Charles Green is an author, consultant-advisor, keynote speaker, and founder and CEO of Trusted Advisor Associates. His books include “The Trusted Advisor” and “Trust-based Selling.” Drawing from his deep background as a management consultant, Green’s mission is to help individuals and organizations build trusted business relationships and make better decisions for themselves.
Hi, Charles. Trust is a foundational concept, but it also seems to be one of those loaded words that gets thrown around without a lot of thought. Can you distinguish between the concepts of trust and being trustworthy?
That’s a key distinction. My quick headline is that trust is the result of a relationship between two parties: One party whose job is to take a risk and trust another party, and the other party, who proves himself or herself to be trustworthy, or not. So when trusting meets trustworthy, that equals trust. When we talk about a relationship of trust, we’re talking about the net result. We’re talking about trustworthiness, which concerns the attributes of the person who would be trusted.
So the definitions and the dynamics of trust are very important because, as you said, we often use these words so casually. I always open my talks by saying, well, let’s be clear and use a very common-sense definition of trust. Building trust relationships is not like building mutual relationships based on friendship or love. Trust is different, with different roles. Somebody kicks it off by taking the risk to trust another person. The other person then either proves himself or herself worthy or not. So the trust equation (below and at https://trustedadvisor.com/) is really the trustworthiness equation. It’s half the battle.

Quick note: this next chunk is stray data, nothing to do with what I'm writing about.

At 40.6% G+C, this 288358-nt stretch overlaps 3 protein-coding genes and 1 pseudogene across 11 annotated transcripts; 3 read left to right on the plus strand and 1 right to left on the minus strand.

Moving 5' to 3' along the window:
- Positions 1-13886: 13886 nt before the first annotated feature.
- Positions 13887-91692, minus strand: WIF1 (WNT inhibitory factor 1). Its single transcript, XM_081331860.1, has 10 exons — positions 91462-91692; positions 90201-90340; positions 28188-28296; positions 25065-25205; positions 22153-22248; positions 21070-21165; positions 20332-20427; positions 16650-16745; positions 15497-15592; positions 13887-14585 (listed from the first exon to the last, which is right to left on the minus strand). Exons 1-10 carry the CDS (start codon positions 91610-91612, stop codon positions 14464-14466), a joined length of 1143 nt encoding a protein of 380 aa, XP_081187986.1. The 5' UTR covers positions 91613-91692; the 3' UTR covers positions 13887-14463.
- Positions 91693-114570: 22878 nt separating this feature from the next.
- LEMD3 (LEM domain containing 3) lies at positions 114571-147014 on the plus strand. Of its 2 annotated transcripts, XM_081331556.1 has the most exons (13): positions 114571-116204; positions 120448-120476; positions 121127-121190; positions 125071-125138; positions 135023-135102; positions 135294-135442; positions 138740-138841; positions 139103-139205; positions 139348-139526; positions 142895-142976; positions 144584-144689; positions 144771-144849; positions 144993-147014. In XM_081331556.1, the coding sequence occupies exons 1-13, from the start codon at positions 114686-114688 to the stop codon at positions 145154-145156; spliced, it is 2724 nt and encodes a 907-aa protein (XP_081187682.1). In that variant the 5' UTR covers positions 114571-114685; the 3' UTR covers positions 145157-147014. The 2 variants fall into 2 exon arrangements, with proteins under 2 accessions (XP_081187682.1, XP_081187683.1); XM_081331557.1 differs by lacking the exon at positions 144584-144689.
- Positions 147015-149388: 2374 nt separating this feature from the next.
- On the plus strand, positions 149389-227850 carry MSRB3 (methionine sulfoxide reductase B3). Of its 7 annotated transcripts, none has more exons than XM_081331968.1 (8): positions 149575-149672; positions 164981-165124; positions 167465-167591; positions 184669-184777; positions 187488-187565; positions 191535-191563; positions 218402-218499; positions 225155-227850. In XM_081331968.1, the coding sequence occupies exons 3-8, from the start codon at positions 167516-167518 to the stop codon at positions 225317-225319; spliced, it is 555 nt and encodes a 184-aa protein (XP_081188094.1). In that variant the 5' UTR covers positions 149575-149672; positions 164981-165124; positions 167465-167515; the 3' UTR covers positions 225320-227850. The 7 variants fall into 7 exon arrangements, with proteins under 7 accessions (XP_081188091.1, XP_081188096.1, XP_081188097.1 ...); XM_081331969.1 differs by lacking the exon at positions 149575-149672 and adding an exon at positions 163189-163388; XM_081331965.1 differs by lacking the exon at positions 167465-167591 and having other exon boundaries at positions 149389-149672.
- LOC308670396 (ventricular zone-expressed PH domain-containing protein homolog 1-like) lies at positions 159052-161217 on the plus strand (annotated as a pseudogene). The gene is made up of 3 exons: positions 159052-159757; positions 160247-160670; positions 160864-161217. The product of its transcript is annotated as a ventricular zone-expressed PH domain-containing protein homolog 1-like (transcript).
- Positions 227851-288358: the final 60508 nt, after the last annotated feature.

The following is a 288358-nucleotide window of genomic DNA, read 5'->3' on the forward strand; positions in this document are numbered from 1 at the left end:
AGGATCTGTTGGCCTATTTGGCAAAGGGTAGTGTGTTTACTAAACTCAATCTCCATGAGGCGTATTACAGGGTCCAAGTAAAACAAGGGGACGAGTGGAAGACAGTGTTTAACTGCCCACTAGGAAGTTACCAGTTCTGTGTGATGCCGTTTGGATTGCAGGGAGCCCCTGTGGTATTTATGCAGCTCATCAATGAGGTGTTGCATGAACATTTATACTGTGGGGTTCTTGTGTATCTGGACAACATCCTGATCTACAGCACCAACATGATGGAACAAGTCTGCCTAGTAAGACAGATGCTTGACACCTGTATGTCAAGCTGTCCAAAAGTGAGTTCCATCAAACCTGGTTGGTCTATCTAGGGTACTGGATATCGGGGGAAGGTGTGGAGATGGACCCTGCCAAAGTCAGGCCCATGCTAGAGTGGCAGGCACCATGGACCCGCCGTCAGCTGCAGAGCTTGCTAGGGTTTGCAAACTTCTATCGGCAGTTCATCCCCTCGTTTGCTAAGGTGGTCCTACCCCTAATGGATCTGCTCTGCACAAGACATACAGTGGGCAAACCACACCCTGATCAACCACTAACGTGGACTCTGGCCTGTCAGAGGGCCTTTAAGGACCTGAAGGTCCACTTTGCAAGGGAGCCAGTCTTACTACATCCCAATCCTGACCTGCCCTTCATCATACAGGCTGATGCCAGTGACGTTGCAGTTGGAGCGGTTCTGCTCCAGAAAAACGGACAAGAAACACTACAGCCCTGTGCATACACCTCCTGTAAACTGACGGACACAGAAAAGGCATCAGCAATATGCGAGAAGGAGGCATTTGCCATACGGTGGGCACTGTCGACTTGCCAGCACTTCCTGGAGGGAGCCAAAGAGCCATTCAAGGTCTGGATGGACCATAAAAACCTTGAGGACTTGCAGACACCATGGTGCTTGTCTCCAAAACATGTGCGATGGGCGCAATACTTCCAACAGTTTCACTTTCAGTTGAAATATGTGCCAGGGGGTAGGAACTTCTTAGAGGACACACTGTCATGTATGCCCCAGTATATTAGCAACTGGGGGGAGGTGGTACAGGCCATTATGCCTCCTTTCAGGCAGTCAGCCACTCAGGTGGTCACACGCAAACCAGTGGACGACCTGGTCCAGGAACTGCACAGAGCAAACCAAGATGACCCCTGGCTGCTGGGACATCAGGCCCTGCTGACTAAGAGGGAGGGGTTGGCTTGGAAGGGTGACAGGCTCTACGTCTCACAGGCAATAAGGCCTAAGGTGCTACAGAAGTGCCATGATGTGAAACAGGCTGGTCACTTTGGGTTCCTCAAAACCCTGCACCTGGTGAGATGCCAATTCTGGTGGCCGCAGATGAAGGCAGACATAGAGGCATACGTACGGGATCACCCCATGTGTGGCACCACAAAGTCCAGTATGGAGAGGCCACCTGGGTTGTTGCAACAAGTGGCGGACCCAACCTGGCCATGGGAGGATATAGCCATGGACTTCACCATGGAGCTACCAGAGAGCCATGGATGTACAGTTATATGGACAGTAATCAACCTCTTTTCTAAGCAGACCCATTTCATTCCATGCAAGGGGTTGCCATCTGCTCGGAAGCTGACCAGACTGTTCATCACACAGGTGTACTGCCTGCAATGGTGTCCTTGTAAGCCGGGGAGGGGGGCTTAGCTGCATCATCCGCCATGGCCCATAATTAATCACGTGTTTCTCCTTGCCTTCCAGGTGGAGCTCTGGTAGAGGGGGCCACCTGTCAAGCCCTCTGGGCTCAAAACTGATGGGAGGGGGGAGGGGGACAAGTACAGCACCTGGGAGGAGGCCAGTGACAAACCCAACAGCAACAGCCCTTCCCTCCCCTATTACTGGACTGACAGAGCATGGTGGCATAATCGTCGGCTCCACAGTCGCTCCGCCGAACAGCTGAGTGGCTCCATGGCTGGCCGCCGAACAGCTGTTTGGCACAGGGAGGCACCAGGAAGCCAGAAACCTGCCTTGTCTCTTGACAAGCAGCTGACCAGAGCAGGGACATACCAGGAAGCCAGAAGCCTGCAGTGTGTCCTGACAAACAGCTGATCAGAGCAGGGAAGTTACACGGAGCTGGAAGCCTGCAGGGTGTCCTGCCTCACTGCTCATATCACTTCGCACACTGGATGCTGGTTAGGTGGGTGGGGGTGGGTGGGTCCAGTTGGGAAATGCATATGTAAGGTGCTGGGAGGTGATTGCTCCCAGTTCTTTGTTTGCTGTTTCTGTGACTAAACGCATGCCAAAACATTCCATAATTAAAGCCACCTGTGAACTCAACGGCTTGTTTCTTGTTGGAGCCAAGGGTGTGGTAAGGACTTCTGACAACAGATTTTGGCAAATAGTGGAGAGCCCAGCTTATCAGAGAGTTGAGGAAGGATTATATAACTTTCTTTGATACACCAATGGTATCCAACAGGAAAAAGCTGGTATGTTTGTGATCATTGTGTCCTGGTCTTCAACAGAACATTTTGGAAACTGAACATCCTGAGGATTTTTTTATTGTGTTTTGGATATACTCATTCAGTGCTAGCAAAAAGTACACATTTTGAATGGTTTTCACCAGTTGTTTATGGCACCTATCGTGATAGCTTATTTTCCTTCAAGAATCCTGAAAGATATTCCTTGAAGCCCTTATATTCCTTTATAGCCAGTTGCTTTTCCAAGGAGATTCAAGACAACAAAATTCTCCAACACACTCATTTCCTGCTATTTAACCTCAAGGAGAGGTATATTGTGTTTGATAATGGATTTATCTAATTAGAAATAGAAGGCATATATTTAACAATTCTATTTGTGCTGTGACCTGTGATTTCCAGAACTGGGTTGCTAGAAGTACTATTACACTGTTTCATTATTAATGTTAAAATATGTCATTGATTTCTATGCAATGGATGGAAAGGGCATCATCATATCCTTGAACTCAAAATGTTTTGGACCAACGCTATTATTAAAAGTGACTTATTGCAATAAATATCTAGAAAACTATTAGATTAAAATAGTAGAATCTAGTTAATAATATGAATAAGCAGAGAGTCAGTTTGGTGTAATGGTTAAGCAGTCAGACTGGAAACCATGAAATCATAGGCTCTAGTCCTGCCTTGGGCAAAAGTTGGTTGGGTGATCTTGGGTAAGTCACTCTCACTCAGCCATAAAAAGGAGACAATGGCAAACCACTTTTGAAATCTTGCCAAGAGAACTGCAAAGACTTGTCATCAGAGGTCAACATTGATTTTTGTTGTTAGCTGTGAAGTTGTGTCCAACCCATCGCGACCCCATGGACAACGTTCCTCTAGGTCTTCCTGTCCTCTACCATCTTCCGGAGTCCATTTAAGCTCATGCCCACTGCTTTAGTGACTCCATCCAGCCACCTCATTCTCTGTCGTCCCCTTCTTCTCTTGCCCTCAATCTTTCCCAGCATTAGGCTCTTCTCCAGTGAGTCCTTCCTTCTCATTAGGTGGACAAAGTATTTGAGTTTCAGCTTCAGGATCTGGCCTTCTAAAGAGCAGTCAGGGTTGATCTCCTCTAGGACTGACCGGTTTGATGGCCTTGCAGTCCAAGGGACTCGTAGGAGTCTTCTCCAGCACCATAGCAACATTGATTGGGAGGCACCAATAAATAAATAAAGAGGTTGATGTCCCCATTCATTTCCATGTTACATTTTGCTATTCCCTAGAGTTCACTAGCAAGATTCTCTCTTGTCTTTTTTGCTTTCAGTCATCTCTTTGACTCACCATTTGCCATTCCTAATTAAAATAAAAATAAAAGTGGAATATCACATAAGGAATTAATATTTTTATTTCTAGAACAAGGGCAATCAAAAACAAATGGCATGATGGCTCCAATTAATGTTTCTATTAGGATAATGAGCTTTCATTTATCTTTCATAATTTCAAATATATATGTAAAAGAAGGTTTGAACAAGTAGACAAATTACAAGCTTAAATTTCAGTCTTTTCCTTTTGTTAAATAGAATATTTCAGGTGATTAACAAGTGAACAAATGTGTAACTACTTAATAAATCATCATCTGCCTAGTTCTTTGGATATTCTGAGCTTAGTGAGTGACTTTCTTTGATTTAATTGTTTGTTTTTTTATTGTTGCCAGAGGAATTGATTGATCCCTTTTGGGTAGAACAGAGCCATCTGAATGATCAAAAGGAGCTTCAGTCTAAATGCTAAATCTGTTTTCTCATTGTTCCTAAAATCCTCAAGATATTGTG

So the Trust Equation helps people quantify or benchmark trustworthiness?
Exactly. If you are interested in building relationships, it’s worth spending a few minutes to gain some insights. The Trust Quotient Assessment is an instrument we developed that measures trustworthiness as a composite of four variables: credibility, reliability, intimacy, and self-orientation. Each respondent’s trustworthiness score is determined by answering 20 questions, which produce an overall score from 20 to 100. On the Trusted Advisor website, just click the Take the Trust Quotient Assessment link at the top of the page.
How does trust scale from individuals up to a large enterprise organization?
My point of view is that the strongest form of trust is personal. It’s between people, not between people and institutions. I know we say we trust Apple, we trust FedEx—but it’s a weaker form of trust. I trust FedEx to deliver my packages. I do not trust FedEx to babysit my granddaughter. The components of the Trust Equation (see image above) are credibility, reliability, intimacy, and self-orientation. And the way you scale it is to look at the aspects of interpersonal trust that you can transfer over to the scale of a large company. We have stats and metrics to indicate whether or not a company is reliable or credible. You can observe whether a company’s leaders have intimate relationships with their staff. Ditto with self-orientation. Companies lose a lot when customers identify them as self-obsessed or selfish.